The following summary was provided by:

Veritas Executive Compensation Consultants, (“Veritas”) is an executive compensation consulting firm. 
October 6, 2014
As part of its annual policy formulation process, each year ISS seeks feedback from institutional investors, public companies and consulting and legal communities on emerging corporate governance, executive compensation and other issues.
More than 370 total responses were received, including 105 individual institutional investors and 255 members of the corporate issuer community (including consultants/advisors).
The survey, conducted between July 17, 2014 and September 5, 2014, was structured around several high-level themes including:
  • Pay for performance;
  • Board accountability;
  • Boardroom diversity;
  • Equity plan evaluation;
  • Risk oversight and audit;
  • Cross-market listings; and
  • Environmental and social performance goals.
For more information about the survey and to view more detailed survey responses, please click here.
Pay for Performance
CEO pay limits relative to company performance resonate with investors
In response to whether there is a threshold at which the magnitude of CEO pay warrants concern even if the company’s performance is positive (e.g., outperforming peer group), 60% of investors indicated a concern. Support for alternative solutions varied as 27% favored relative proportional limits based on the degree of outperformance versus the company’s peer group; 19% favored absolute limits on CEO compensation regardless of performance; and 14% advocated for proportional limits on compensation in relation to absolute company performance.
In determining excessive pay magnitude, methods such as comparisons to median CEO pay at peer companies, CEO compensation to pay of other NEOs, and proportion of CEO pay to corporate earnings or revenue have all garnered support.
Positive changes in succeeding year may be a mitigating factor for pay-for-performance concerns for the year in review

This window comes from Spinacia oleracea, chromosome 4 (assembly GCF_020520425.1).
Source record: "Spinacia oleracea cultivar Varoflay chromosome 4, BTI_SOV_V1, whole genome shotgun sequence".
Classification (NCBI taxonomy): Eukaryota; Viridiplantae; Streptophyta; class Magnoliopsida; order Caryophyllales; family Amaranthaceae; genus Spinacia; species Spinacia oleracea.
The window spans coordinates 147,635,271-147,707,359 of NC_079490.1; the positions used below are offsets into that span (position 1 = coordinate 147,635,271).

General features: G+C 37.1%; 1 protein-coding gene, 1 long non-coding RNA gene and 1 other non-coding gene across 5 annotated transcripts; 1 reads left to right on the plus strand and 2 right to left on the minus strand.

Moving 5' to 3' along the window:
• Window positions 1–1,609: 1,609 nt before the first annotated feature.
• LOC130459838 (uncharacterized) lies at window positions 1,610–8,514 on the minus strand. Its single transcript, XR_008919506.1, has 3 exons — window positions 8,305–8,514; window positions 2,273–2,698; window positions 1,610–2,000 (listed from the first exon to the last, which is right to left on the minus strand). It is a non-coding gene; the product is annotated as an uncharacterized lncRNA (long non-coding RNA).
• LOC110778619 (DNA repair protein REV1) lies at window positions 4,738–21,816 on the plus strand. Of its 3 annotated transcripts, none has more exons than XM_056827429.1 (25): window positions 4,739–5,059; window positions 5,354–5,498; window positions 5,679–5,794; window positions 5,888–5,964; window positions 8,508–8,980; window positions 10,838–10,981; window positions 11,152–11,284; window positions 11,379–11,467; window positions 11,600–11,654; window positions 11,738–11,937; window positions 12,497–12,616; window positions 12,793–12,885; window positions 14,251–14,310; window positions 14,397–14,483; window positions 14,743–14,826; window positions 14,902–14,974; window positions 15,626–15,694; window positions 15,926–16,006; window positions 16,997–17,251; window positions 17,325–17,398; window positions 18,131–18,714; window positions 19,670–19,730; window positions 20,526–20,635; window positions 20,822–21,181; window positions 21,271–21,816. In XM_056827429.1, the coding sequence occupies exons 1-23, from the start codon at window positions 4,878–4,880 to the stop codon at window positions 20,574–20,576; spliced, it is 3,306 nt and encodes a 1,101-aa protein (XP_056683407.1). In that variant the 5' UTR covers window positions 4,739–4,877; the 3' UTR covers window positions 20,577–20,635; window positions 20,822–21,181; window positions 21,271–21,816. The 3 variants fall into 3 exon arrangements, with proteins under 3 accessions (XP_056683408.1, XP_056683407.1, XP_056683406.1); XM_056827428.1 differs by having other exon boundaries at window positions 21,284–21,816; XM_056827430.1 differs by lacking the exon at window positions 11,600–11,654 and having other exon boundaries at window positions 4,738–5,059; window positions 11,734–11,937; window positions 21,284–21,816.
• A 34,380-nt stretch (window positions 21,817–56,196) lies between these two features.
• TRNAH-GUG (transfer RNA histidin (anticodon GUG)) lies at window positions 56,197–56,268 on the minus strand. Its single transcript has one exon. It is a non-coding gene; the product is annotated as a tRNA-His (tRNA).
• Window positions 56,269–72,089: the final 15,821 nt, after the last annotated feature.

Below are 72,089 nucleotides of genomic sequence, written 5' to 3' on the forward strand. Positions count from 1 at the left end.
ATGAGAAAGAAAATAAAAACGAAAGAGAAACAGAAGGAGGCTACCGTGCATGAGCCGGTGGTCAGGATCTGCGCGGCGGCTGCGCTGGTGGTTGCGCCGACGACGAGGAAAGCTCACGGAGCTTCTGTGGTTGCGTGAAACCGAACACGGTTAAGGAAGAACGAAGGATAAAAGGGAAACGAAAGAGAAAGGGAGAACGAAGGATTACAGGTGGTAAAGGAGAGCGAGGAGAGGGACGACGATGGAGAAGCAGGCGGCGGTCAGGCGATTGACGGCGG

When evaluating say-on-pay, 63% of investors (and 34% of issuers) indicate that positive changes to pay programs can somewhat mitigate pay-for-performance concerns. In contrast, 52% of issuers (versus just 14% of investors) indicate that they can substantially mitigate concerns.
Of those investors who indicate that positive changes to pay programs can somewhat or substantially mitigate pay-for-performance concerns, 90% expect disclosure of specific details of such positive changes (e.g., metrics, performance goals, award values, effective dates) in order for the changes to be considered.
European investors and issuers diverge on peer group comparisons in evaluating compensation practices
For European markets, 83% of investors indicate that a European pay for performance quantitative methodology, including the use of peer group comparisons, would be useful as a factor in such evaluations. A significant majority (87%) of investors would also like to see a comparison to cross-market industry sector peer groups. Regarding other factors of comparison, 74%, 83%, and 85% indicate that they would favor local market peer groups, regional peer groups (i.e., Europe-wide), and cross-market peer groups based on company size/capitalization, respectively.
However, 58% of issuers indicate peer group comparisons are not appropriate to gauge each individual company’s compensation practices.
Mixed views on the relationship between goal-setting and target award values
43% of investors (and only 3% of issuers) indicate that if performance goals are significantly reduced from one performance period to the next, target award levels should be commensurately modified to reflect the expected lower level of performance. By contrast, two-thirds of issuers (and 26% of investors) indicate that the compensation committee should have broad discretion to set both goals and target awards at levels deemed to be appropriate under the circumstances. In addition, 25% of issuers (and 19% of investors) indicate that performance goals should be set independently of target awards, which must be maintained at competitive levels in order to attract and retain top quality executives.